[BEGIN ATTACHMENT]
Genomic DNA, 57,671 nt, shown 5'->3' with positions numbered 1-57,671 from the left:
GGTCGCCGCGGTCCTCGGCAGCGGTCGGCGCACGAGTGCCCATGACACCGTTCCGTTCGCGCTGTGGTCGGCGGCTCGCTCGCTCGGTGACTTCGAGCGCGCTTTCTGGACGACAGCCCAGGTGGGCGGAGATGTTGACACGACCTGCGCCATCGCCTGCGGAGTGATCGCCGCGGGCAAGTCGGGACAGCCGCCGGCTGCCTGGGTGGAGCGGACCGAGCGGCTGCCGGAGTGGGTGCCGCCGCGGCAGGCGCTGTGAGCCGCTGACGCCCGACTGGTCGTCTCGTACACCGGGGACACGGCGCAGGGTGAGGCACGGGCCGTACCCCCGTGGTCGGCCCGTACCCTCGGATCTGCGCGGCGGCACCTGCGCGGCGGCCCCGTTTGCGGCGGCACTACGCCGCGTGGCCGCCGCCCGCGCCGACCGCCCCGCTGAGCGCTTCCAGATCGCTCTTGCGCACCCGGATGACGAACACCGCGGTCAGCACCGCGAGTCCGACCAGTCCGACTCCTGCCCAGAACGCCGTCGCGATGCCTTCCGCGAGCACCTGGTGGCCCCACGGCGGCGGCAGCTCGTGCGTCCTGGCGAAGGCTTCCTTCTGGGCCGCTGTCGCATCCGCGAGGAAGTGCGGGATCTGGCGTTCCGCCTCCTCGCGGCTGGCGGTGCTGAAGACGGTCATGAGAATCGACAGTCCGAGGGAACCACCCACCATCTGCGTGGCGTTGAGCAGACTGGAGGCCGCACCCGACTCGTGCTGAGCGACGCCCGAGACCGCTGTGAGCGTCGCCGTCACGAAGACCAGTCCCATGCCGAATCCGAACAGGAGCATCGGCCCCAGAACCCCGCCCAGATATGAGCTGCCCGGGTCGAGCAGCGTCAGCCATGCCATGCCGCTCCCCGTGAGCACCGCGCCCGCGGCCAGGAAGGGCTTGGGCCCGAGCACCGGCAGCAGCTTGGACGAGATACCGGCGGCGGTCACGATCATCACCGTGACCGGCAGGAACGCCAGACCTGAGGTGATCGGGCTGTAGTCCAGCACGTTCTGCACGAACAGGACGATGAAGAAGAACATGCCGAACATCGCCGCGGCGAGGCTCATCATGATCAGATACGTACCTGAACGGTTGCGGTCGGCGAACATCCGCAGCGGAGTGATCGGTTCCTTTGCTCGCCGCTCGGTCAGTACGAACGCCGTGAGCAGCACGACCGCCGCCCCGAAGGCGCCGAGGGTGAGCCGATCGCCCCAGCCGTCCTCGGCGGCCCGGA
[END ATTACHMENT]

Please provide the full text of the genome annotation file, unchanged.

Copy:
Genomic DNA, 57,671 nt, shown 5'->3' with positions numbered 1-57,671 from the left:
GGTCGCCGCGGTCCTCGGCAGCGGTCGGCGCACGAGTGCCCATGACACCGTTCCGTTCGCGCTGTGGTCGGCGGCTCGCTCGCTCGGTGACTTCGAGCGCGCTTTCTGGACGACAGCCCAGGTGGGCGGAGATGTTGACACGACCTGCGCCATCGCCTGCGGAGTGATCGCCGCGGGCAAGTCGGGACAGCCGCCGGCTGCCTGGGTGGAGCGGACCGAGCGGCTGCCGGAGTGGGTGCCGCCGCGGCAGGCGCTGTGAGCCGCTGACGCCCGACTGGTCGTCTCGTACACCGGGGACACGGCGCAGGGTGAGGCACGGGCCGTACCCCCGTGGTCGGCCCGTACCCTCGGATCTGCGCGGCGGCACCTGCGCGGCGGCCCCGTTTGCGGCGGCACTACGCCGCGTGGCCGCCGCCCGCGCCGACCGCCCCGCTGAGCGCTTCCAGATCGCTCTTGCGCACCCGGATGACGAACACCGCGGTCAGCACCGCGAGTCCGACCAGTCCGACTCCTGCCCAGAACGCCGTCGCGATGCCTTCCGCGAGCACCTGGTGGCCCCACGGCGGCGGCAGCTCGTGCGTCCTGGCGAAGGCTTCCTTCTGGGCCGCTGTCGCATCCGCGAGGAAGTGCGGGATCTGGCGTTCCGCCTCCTCGCGGCTGGCGGTGCTGAAGACGGTCATGAGAATCGACAGTCCGAGGGAACCACCCACCATCTGCGTGGCGTTGAGCAGACTGGAGGCCGCACCCGACTCGTGCTGAGCGACGCCCGAGACCGCTGTGAGCGTCGCCGTCACGAAGACCAGTCCCATGCCGAATCCGAACAGGAGCATCGGCCCCAGAACCCCGCCCAGATATGAGCTGCCCGGGTCGAGCAGCGTCAGCCATGCCATGCCGCTCCCCGTGAGCACCGCGCCCGCGGCCAGGAAGGGCTTGGGCCCGAGCACCGGCAGCAGCTTGGACGAGATACCGGCGGCGGTCACGATCATCACCGTGACCGGCAGGAACGCCAGACCTGAGGTGATCGGGCTGTAGTCCAGCACGTTCTGCACGAACAGGACGATGAAGAAGAACATGCCGAACATCGCCGCGGCGAGGCTCATCATGATCAGATACGTACCTGAACGGTTGCGGTCGGCGAACATCCGCAGCGGAGTGATCGGTTCCTTTGCTCGCCGCTCGGTCAGTACGAACGCCGTGAGCAGCACGACCGCCGCCCCGAAGGCGCCGAGGGTGAGCCGATCGCCCCAGCCGTCCTCGGCGGCCCGGA